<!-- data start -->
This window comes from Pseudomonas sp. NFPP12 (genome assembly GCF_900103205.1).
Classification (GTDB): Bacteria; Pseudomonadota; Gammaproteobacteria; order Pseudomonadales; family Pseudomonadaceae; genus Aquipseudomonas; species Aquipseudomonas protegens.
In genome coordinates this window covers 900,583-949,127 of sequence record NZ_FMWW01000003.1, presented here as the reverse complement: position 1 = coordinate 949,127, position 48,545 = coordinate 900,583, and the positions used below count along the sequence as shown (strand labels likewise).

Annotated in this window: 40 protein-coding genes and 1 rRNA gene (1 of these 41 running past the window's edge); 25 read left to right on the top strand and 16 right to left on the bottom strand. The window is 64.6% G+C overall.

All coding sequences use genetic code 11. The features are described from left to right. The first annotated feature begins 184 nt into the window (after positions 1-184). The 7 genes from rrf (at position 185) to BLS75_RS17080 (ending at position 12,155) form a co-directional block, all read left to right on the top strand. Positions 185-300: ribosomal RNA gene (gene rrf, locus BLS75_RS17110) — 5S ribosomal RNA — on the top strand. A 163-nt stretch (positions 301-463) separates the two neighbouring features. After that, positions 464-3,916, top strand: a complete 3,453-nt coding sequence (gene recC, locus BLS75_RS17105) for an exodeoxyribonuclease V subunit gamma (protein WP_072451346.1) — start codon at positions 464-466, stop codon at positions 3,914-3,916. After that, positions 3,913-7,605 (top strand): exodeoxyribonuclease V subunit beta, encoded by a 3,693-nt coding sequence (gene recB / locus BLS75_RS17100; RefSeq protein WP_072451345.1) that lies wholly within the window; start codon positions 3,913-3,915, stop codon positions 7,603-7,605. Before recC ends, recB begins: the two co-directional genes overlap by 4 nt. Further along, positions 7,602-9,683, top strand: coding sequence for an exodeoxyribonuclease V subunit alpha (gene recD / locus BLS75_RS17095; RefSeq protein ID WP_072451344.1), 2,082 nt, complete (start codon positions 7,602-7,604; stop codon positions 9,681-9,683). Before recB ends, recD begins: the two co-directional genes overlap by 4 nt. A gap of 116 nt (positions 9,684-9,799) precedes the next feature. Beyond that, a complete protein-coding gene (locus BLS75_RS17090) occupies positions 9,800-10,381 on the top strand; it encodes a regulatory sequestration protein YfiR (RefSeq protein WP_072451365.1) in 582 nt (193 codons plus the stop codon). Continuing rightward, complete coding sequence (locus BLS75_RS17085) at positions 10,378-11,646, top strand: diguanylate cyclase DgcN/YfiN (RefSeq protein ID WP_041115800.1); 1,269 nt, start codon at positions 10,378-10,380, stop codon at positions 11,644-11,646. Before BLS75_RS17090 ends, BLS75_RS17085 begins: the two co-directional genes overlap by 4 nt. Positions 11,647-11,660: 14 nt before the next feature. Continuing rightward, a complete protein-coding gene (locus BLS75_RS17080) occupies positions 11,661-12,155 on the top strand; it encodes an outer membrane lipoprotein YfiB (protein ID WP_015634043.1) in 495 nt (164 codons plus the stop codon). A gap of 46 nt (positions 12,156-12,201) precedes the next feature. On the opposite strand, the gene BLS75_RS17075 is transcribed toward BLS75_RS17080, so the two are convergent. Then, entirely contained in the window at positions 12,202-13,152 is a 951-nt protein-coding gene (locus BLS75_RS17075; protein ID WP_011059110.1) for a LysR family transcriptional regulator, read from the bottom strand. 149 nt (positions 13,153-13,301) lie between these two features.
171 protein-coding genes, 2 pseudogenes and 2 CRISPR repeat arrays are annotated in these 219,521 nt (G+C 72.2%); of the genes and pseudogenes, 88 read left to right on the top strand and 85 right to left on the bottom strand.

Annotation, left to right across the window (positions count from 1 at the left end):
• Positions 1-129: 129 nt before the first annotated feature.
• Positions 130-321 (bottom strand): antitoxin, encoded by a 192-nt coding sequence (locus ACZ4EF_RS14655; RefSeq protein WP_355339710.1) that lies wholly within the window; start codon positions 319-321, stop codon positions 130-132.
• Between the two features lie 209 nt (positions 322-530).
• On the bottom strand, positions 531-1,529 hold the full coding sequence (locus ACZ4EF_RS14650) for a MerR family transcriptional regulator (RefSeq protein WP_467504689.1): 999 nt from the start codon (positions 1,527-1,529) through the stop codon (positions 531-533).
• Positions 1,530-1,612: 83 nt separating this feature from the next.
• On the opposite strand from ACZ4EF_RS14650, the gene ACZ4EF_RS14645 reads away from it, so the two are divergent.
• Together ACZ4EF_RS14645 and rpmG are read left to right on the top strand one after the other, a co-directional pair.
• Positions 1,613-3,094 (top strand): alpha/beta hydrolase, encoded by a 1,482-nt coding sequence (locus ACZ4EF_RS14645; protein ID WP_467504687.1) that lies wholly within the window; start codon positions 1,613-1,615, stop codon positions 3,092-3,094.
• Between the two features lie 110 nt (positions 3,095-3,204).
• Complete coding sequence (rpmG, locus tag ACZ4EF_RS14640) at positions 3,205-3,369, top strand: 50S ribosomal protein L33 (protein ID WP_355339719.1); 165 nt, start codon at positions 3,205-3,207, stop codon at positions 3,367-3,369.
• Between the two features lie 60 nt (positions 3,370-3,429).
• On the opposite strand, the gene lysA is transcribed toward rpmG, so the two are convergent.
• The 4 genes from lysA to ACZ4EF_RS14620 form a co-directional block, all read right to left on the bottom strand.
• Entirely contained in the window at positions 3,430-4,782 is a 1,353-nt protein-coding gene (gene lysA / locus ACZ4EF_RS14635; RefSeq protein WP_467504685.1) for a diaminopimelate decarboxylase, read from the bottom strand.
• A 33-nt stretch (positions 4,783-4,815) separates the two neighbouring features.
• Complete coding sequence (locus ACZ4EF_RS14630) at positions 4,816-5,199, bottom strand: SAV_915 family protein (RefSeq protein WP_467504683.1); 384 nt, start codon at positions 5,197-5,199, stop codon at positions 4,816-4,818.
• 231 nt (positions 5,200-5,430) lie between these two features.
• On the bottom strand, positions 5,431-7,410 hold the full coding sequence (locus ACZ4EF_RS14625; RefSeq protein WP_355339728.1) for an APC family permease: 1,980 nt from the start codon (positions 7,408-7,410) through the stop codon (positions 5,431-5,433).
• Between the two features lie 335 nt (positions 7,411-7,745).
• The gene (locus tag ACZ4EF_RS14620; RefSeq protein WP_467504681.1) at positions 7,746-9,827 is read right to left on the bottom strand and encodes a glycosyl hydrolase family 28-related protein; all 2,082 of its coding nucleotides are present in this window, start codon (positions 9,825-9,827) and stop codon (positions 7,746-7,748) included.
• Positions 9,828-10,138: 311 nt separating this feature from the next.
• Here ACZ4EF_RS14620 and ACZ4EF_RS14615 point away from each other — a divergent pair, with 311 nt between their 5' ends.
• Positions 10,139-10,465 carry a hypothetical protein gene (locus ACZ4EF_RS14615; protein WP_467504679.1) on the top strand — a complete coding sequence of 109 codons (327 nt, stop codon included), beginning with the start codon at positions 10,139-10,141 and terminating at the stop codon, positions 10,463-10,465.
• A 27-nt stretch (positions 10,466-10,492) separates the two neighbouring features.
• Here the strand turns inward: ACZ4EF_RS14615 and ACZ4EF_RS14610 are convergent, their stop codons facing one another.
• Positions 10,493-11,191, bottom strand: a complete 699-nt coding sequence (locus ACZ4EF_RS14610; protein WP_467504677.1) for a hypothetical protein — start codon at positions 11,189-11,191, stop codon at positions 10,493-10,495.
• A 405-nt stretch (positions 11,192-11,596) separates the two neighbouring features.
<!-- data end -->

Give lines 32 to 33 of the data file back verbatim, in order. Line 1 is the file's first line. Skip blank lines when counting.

• Here the strand turns inward: ACZ4EF_RS14615 and ACZ4EF_RS14610 are convergent, their stop codons facing one another.
• Positions 10,493-11,191, bottom strand: a complete 699-nt coding sequence (locus ACZ4EF_RS14610; protein WP_467504677.1) for a hypothetical protein — start codon at positions 11,189-11,191, stop codon at positions 10,493-10,495.